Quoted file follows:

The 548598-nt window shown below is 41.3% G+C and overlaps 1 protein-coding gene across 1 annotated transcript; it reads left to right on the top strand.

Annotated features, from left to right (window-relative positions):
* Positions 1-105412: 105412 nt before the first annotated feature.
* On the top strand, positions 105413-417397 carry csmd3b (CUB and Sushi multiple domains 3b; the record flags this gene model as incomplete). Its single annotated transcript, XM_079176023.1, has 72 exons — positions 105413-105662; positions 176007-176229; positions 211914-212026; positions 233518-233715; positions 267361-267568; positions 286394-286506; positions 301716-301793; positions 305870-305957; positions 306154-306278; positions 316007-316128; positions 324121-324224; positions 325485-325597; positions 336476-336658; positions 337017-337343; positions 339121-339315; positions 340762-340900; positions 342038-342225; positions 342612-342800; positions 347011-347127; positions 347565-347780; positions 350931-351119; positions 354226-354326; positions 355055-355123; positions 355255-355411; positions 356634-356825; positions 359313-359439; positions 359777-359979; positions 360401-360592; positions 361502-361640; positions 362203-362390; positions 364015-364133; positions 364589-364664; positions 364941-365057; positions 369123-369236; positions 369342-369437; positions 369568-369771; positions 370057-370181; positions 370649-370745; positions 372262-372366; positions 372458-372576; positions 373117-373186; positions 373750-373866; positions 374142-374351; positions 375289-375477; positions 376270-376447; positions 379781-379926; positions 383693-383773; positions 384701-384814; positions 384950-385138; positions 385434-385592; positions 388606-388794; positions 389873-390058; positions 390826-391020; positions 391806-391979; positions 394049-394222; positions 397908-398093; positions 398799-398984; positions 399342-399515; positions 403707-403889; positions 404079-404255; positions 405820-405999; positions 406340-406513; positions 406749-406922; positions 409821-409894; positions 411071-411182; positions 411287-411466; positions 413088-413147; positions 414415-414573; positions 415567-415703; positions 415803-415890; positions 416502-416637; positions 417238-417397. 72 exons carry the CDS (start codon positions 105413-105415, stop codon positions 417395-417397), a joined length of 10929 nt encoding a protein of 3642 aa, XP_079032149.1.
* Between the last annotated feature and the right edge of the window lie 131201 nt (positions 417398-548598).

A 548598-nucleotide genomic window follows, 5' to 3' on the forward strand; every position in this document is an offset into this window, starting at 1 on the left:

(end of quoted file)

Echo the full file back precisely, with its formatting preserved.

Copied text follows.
The 548598-nt window shown below is 41.3% G+C and overlaps 1 protein-coding gene across 1 annotated transcript; it reads left to right on the top strand.

Annotated features, from left to right (window-relative positions):
* Positions 1-105412: 105412 nt before the first annotated feature.
* On the top strand, positions 105413-417397 carry csmd3b (CUB and Sushi multiple domains 3b; the record flags this gene model as incomplete). Its single annotated transcript, XM_079176023.1, has 72 exons — positions 105413-105662; positions 176007-176229; positions 211914-212026; positions 233518-233715; positions 267361-267568; positions 286394-286506; positions 301716-301793; positions 305870-305957; positions 306154-306278; positions 316007-316128; positions 324121-324224; positions 325485-325597; positions 336476-336658; positions 337017-337343; positions 339121-339315; positions 340762-340900; positions 342038-342225; positions 342612-342800; positions 347011-347127; positions 347565-347780; positions 350931-351119; positions 354226-354326; positions 355055-355123; positions 355255-355411; positions 356634-356825; positions 359313-359439; positions 359777-359979; positions 360401-360592; positions 361502-361640; positions 362203-362390; positions 364015-364133; positions 364589-364664; positions 364941-365057; positions 369123-369236; positions 369342-369437; positions 369568-369771; positions 370057-370181; positions 370649-370745; positions 372262-372366; positions 372458-372576; positions 373117-373186; positions 373750-373866; positions 374142-374351; positions 375289-375477; positions 376270-376447; positions 379781-379926; positions 383693-383773; positions 384701-384814; positions 384950-385138; positions 385434-385592; positions 388606-388794; positions 389873-390058; positions 390826-391020; positions 391806-391979; positions 394049-394222; positions 397908-398093; positions 398799-398984; positions 399342-399515; positions 403707-403889; positions 404079-404255; positions 405820-405999; positions 406340-406513; positions 406749-406922; positions 409821-409894; positions 411071-411182; positions 411287-411466; positions 413088-413147; positions 414415-414573; positions 415567-415703; positions 415803-415890; positions 416502-416637; positions 417238-417397. 72 exons carry the CDS (start codon positions 105413-105415, stop codon positions 417395-417397), a joined length of 10929 nt encoding a protein of 3642 aa, XP_079032149.1.
* Between the last annotated feature and the right edge of the window lie 131201 nt (positions 417398-548598).

A 548598-nucleotide genomic window follows, 5' to 3' on the forward strand; every position in this document is an offset into this window, starting at 1 on the left: